Tag Archives: Beastie Boys

T.G.I.F. – Ten Tunes For Americans

Ding dong, the bitch is dead!

Yeah, I’m feeling patriotic this week. Who isn’t? Well, maybe not patriotic like Kate Smith singing “God Bless America” or James Cagney as George M. Cohan belting out “Yankee Doodle Dandy”. But after this week’s activities, why not let that freak flag fly a bit?

So here are Ten Tunes for Americans. Rock out with your face out!

(01) – American Girl (Tom Petty)

(02) – Dancing In The Street  (Martha and The Vandellas)

(03) – Celebration (Kool and the Gang)

(04) – Rockin’ In The Free World (Neil Young)

(05) – Get Together (The Youngbloods)

(06) – Pink Houses  (John Mellencamp)

(07) – (You Gotta) Fight For Your Right To Party (Beastie Boys)

(08) – People Got To be Free  (The Rascals)

(09) – Living In America (James Brown)

(10) – America (Simon and Garfunkel)

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T.G.I.F. – Ten Radio Records

Happy Radio Day!

Well, that’s if you believe that Popov invented the concept instead of Marconi or Tesla. (And if everyone believed that, would we have had a band named Popov instead of these guys? Would Marconi not have played the mamba?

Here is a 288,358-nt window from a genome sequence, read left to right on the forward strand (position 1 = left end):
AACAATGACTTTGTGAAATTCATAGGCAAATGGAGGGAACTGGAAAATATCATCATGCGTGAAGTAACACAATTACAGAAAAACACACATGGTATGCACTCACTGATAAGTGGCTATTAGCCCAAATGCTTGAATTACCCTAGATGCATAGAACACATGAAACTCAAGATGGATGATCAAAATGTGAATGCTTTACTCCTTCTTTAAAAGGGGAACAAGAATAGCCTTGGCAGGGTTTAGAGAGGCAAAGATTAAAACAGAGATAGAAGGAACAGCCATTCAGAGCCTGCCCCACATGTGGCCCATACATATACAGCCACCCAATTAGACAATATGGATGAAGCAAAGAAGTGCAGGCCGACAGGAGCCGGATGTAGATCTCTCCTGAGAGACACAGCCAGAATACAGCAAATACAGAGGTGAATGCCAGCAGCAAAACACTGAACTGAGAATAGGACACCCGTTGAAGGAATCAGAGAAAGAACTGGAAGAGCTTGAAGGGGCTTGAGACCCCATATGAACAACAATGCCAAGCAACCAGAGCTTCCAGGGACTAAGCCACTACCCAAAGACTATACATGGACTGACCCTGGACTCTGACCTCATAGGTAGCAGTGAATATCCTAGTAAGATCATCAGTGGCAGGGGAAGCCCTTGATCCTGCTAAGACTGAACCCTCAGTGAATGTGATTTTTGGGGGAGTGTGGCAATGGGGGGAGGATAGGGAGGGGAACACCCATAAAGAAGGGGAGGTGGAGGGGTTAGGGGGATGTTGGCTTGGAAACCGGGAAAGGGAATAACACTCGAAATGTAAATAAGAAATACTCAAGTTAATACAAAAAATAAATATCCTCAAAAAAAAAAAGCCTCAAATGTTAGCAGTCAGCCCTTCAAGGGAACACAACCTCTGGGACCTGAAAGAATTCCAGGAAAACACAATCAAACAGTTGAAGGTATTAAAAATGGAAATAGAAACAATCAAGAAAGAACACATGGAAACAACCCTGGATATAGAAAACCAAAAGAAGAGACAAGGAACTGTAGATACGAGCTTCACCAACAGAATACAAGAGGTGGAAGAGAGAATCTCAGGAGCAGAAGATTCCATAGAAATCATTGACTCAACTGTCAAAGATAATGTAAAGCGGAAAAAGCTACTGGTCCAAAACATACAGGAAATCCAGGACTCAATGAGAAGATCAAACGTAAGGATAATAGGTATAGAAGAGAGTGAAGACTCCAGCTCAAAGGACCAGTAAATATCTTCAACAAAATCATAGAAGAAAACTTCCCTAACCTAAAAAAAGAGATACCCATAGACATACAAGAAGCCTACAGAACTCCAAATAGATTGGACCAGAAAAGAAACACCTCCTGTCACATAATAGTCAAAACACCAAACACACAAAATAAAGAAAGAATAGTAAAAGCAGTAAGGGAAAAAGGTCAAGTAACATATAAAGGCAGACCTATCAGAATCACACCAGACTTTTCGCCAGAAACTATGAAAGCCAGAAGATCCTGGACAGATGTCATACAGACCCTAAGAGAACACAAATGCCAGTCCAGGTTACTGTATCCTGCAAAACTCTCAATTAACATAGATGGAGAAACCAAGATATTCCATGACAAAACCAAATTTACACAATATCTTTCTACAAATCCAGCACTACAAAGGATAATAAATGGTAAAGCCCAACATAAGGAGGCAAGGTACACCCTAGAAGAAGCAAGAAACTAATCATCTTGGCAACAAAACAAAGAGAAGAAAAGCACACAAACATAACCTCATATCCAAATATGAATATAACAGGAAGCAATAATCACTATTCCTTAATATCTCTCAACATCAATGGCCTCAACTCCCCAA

Celebrate the day anyway – it is Friday, after all – and blast some music out your car window. You might also want to celebrate by seeing films like American Hot Wax and The Boat That Rocked, a/k/a Pirate Radio.

Here are ten radio-related songs to get you started…

Joe Jackson:  “On The Radio”   Not the best song on I’m A Man, but that’s how strong the early Joe Jackson albums were (and how tight the band is).

Bruce Springsteen:  “Radio Nowhere”  I like Bruce’s social conscience, and I can appreciate the whole Woody Guthrie thing and his passion for the roots of music. But sometimes I just like a great Bruce single, and this is one.

Rush:  “Spirit of the Radio”  I was never a big Rush fan, mostly because Geddy Lee’s voice is like chalk on a blackboard to me. But when he shuts up and the band jams…wow.

Warren Zevon:  “Mohammed’s Radio”   Great live version (with Jackson Browne). God, I miss this man.

The Doors:  “WASP (Texas Radio and the Big Beat)”  I know a lot of people hate The Doors and think Jim Morrison was an overrated ponce, but I think L.A. Woman was a phenomenal album; an indication of what might have been.

Everclear:  “AM Radio”  One can argue that many of Art’s songs sound like they’re built on the same rhythm and chord progression, but you can’t knock his ability to combine humor and pathos. Great video, too.

Hedwig and the Angry Inch:  “Midnight Radio”   If you have not seen this film, you need to run to the store and get the DVD. John Cameron Mitchell’s performance is amazing, and thanks to Steven Trask, this is arguably the best rock and roll soundtrack ever. That’s right…ever. The original cast recording from the play is as good or better than the film soundtrack, but get both.